Temporal distribution and frequency of explosive volcanism in the Kermadec Arc, SW Pacific: Insights from marine cores
Studies along the Kermadec arc, SW Pacific, over the past two decades have shown the presence of numerous volcanoes with histories of caldera collapse, and abundant evidence of explosive eruptions involving evolved magmas (dacite to rhyodacite). However, as there are only two substantially emergent volcanoes in the arc, Raoul and Macauley, the history of this explosive volcanism is difficult to constrain from subaerial exposures. In contrast, the marine record offers the opportunity to document activity from these volcanoes over a longer time period. This thesis presents stratigraphic and chemical data from sediment cores collected along offshore transects west and east of Raoul and Macauley islands. Individual grain analysis of glass shards from the tephra layers was conducted using electron microprobe and laser ablation inductively coupled plasma mass spectrometry to analyse each shard for major and trace element compositions. These geochemical data allowed for discrimination between successive tephra deposits, and identification of 51 tephra layers in the cores, each of which is interpreted to represent a single eruptive event. The data also addressed the diversity or uniformity of individual eruptions and traced changes in the geochemistry of the eruption units through time. Oxygen isotope analyses of foraminifera were used to construct an age model for the cores, allowing model age estimates of individual tephra units and proving the marine core record extends back to ca. 170 ka. Silicic volcanism from these two volcanoes dates back to at least ca. 166 ka, indicating that it is not a recent development as the onshore record would suggest. Onshore exposures on Macauley Island record only one silicic eruption, the 6.3 ka Sandy Bay Tephra; however, the offshore cores show that Macauley has erupted silicic magmas since 166 ka, and is the dominant source for tephras recorded in the cores.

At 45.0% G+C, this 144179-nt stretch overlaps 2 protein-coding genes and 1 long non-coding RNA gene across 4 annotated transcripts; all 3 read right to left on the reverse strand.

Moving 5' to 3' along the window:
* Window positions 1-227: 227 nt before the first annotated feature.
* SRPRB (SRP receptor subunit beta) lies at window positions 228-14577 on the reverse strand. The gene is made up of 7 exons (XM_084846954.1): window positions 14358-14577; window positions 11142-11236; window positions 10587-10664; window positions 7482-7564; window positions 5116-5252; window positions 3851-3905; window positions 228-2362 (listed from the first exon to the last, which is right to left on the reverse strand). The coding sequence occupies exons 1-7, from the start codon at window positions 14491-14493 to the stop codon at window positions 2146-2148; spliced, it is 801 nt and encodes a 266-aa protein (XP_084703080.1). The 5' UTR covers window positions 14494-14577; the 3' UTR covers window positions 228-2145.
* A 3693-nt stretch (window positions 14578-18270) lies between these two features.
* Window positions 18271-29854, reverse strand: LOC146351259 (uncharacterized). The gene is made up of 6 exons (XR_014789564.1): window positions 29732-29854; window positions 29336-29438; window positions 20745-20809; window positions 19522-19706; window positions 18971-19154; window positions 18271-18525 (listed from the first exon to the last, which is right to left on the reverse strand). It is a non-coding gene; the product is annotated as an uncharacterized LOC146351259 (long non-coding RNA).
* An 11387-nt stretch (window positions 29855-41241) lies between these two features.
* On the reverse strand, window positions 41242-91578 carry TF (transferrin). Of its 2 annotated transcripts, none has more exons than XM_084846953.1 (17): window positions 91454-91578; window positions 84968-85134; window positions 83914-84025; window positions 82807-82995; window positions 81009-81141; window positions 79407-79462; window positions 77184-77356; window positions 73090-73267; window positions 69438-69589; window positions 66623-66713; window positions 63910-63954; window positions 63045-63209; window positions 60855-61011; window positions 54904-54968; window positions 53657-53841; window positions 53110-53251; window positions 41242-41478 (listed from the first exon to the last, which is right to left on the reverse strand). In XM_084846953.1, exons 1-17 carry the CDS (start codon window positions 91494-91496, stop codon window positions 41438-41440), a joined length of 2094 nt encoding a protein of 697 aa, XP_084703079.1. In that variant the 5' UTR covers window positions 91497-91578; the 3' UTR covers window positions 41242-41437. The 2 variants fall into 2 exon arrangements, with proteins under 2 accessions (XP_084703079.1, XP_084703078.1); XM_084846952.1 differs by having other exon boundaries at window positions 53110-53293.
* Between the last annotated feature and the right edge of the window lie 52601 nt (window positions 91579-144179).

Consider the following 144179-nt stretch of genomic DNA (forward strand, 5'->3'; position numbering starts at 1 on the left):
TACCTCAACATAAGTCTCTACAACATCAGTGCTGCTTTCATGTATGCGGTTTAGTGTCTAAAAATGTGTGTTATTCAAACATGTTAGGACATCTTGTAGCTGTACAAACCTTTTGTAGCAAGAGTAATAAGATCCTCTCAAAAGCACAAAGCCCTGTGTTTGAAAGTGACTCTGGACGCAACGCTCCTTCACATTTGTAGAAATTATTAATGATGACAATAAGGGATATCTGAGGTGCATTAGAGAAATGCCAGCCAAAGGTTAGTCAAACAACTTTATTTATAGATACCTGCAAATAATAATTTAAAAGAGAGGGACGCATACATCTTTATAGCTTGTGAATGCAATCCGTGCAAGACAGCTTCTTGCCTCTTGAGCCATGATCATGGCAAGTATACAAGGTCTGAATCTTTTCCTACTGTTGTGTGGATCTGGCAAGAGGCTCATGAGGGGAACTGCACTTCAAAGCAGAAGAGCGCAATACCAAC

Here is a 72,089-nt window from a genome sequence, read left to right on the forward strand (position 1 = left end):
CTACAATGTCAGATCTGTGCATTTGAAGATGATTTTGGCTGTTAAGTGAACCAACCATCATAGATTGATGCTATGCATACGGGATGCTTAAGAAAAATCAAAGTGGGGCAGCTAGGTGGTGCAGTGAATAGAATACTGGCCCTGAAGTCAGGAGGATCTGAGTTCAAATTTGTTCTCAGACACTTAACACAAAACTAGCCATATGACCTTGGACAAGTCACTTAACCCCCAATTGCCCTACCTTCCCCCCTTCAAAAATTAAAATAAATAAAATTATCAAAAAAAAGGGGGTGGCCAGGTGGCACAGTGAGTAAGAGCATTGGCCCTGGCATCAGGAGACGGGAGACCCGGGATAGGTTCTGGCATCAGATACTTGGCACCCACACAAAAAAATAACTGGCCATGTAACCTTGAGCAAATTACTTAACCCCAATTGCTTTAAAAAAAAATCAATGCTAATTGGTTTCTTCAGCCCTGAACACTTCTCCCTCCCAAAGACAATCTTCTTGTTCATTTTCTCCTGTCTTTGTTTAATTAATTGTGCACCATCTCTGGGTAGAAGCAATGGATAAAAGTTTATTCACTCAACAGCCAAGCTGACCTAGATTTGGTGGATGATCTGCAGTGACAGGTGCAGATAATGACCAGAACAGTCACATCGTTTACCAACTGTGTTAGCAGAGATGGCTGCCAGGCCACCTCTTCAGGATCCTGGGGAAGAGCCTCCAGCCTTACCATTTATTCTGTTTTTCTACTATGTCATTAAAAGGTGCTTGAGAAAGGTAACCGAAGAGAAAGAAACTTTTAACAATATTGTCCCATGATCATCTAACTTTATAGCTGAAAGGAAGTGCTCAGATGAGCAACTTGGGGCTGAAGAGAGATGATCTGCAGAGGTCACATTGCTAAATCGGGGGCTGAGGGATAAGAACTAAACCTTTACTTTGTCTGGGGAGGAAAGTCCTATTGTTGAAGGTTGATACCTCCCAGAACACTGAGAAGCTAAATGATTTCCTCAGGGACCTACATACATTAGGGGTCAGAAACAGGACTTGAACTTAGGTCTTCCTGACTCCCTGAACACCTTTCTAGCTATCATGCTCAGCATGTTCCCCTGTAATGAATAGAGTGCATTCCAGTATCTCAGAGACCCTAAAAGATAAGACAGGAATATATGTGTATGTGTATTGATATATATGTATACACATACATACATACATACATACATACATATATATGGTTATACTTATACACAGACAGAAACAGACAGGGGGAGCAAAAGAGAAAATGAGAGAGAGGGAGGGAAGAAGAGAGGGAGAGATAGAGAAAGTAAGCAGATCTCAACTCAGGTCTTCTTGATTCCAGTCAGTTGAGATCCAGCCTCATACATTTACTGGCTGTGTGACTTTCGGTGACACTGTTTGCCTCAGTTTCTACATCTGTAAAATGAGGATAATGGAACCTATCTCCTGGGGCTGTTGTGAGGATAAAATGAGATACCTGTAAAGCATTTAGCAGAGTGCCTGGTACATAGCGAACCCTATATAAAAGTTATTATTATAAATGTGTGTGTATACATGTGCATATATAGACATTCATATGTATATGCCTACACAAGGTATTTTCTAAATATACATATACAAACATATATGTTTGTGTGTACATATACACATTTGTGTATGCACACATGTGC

Construction of a tephrochronology of the cores provides a context as to the eruptive frequency of volcanoes along the arc, indicates apparent fluctuations in the magma supply rate, and also indicates that fractionation is the dominant process by which silicic magmas are generated in the arc. The average eruptive frequency of Raoul and Macauley volcanoes is 1 eruption/kyr. If extrapolated to the other volcanoes along the arc, there are ca. 40 eruptions/kyr of significant size that could be preserved in the marine record. The presence of periods of quiescence in the eruptive history implies that magma supply rates may have a primary control on the frequency of eruptions linked to compositions, such that when supply rates slow, the magmas stall in the crust and fractionate to form silicic magmas.